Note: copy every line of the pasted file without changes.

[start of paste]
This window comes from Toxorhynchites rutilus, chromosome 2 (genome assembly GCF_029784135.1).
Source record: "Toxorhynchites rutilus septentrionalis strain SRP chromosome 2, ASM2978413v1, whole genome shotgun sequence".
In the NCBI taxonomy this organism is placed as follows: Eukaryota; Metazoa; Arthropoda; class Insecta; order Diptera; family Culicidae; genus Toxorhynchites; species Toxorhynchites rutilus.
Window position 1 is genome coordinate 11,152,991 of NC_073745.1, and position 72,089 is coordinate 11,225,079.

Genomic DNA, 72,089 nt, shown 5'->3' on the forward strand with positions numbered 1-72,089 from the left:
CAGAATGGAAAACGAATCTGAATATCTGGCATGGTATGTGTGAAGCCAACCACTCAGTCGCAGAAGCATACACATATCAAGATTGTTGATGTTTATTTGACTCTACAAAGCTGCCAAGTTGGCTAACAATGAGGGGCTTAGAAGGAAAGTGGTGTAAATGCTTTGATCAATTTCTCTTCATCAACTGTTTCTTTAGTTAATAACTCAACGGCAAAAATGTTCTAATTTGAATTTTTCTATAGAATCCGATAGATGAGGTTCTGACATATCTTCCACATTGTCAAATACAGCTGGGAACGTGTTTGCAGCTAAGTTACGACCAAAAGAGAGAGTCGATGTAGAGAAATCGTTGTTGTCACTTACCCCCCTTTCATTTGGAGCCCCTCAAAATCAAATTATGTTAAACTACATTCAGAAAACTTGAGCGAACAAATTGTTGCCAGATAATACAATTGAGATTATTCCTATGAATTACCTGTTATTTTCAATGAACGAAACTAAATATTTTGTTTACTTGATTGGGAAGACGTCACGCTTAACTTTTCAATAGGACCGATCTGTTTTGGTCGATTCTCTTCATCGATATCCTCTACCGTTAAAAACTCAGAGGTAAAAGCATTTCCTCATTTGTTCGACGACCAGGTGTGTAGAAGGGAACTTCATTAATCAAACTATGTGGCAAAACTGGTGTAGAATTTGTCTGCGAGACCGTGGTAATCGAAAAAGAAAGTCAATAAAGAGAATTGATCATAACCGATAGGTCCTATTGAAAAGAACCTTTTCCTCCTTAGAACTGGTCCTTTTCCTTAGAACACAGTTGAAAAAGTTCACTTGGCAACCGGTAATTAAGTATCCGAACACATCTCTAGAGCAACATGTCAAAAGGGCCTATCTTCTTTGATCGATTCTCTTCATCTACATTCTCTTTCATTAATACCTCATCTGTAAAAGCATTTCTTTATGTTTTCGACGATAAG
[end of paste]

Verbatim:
This window comes from Toxorhynchites rutilus, chromosome 2 (genome assembly GCF_029784135.1).
Source record: "Toxorhynchites rutilus septentrionalis strain SRP chromosome 2, ASM2978413v1, whole genome shotgun sequence".
In the NCBI taxonomy this organism is placed as follows: Eukaryota; Metazoa; Arthropoda; class Insecta; order Diptera; family Culicidae; genus Toxorhynchites; species Toxorhynchites rutilus.
Window position 1 is genome coordinate 11,152,991 of NC_073745.1, and position 72,089 is coordinate 11,225,079.

Genomic DNA, 72,089 nt, shown 5'->3' on the forward strand with positions numbered 1-72,089 from the left:
CAGAATGGAAAACGAATCTGAATATCTGGCATGGTATGTGTGAAGCCAACCACTCAGTCGCAGAAGCATACACATATCAAGATTGTTGATGTTTATTTGACTCTACAAAGCTGCCAAGTTGGCTAACAATGAGGGGCTTAGAAGGAAAGTGGTGTAAATGCTTTGATCAATTTCTCTTCATCAACTGTTTCTTTAGTTAATAACTCAACGGCAAAAATGTTCTAATTTGAATTTTTCTATAGAATCCGATAGATGAGGTTCTGACATATCTTCCACATTGTCAAATACAGCTGGGAACGTGTTTGCAGCTAAGTTACGACCAAAAGAGAGAGTCGATGTAGAGAAATCGTTGTTGTCACTTACCCCCCTTTCATTTGGAGCCCCTCAAAATCAAATTATGTTAAACTACATTCAGAAAACTTGAGCGAACAAATTGTTGCCAGATAATACAATTGAGATTATTCCTATGAATTACCTGTTATTTTCAATGAACGAAACTAAATATTTTGTTTACTTGATTGGGAAGACGTCACGCTTAACTTTTCAATAGGACCGATCTGTTTTGGTCGATTCTCTTCATCGATATCCTCTACCGTTAAAAACTCAGAGGTAAAAGCATTTCCTCATTTGTTCGACGACCAGGTGTGTAGAAGGGAACTTCATTAATCAAACTATGTGGCAAAACTGGTGTAGAATTTGTCTGCGAGACCGTGGTAATCGAAAAAGAAAGTCAATAAAGAGAATTGATCATAACCGATAGGTCCTATTGAAAAGAACCTTTTCCTCCTTAGAACTGGTCCTTTTCCTTAGAACACAGTTGAAAAAGTTCACTTGGCAACCGGTAATTAAGTATCCGAACACATCTCTAGAGCAACATGTCAAAAGGGCCTATCTTCTTTGATCGATTCTCTTCATCTACATTCTCTTTCATTAATACCTCATCTGTAAAAGCATTTCTTTATGTTTTCGACGATAAG